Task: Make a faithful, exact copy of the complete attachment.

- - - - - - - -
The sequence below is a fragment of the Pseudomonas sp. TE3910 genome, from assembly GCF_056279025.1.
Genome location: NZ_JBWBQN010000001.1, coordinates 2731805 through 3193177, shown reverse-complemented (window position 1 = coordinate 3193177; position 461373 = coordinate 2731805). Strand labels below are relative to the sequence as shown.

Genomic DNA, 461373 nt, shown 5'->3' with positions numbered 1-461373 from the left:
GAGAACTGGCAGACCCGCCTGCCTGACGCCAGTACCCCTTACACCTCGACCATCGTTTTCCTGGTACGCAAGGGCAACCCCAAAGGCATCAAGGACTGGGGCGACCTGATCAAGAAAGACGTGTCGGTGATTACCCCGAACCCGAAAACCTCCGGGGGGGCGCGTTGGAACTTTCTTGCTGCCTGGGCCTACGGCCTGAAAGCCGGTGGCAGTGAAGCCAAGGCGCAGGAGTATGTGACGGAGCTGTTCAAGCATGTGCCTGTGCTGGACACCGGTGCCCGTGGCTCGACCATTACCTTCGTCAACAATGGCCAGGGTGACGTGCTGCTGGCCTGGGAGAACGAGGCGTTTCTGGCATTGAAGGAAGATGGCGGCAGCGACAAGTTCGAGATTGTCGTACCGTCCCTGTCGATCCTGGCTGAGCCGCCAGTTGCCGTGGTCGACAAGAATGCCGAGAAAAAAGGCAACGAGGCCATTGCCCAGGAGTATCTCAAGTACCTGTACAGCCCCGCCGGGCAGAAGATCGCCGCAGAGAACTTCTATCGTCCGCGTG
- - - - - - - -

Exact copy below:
The sequence below is a fragment of the Pseudomonas sp. TE3910 genome, from assembly GCF_056279025.1.
Genome location: NZ_JBWBQN010000001.1, coordinates 2731805 through 3193177, shown reverse-complemented (window position 1 = coordinate 3193177; position 461373 = coordinate 2731805). Strand labels below are relative to the sequence as shown.

Genomic DNA, 461373 nt, shown 5'->3' with positions numbered 1-461373 from the left:
GAGAACTGGCAGACCCGCCTGCCTGACGCCAGTACCCCTTACACCTCGACCATCGTTTTCCTGGTACGCAAGGGCAACCCCAAAGGCATCAAGGACTGGGGCGACCTGATCAAGAAAGACGTGTCGGTGATTACCCCGAACCCGAAAACCTCCGGGGGGGCGCGTTGGAACTTTCTTGCTGCCTGGGCCTACGGCCTGAAAGCCGGTGGCAGTGAAGCCAAGGCGCAGGAGTATGTGACGGAGCTGTTCAAGCATGTGCCTGTGCTGGACACCGGTGCCCGTGGCTCGACCATTACCTTCGTCAACAATGGCCAGGGTGACGTGCTGCTGGCCTGGGAGAACGAGGCGTTTCTGGCATTGAAGGAAGATGGCGGCAGCGACAAGTTCGAGATTGTCGTACCGTCCCTGTCGATCCTGGCTGAGCCGCCAGTTGCCGTGGTCGACAAGAATGCCGAGAAAAAAGGCAACGAGGCCATTGCCCAGGAGTATCTCAAGTACCTGTACAGCCCCGCCGGGCAGAAGATCGCCGCAGAGAACTTCTATCGTCCGCGTG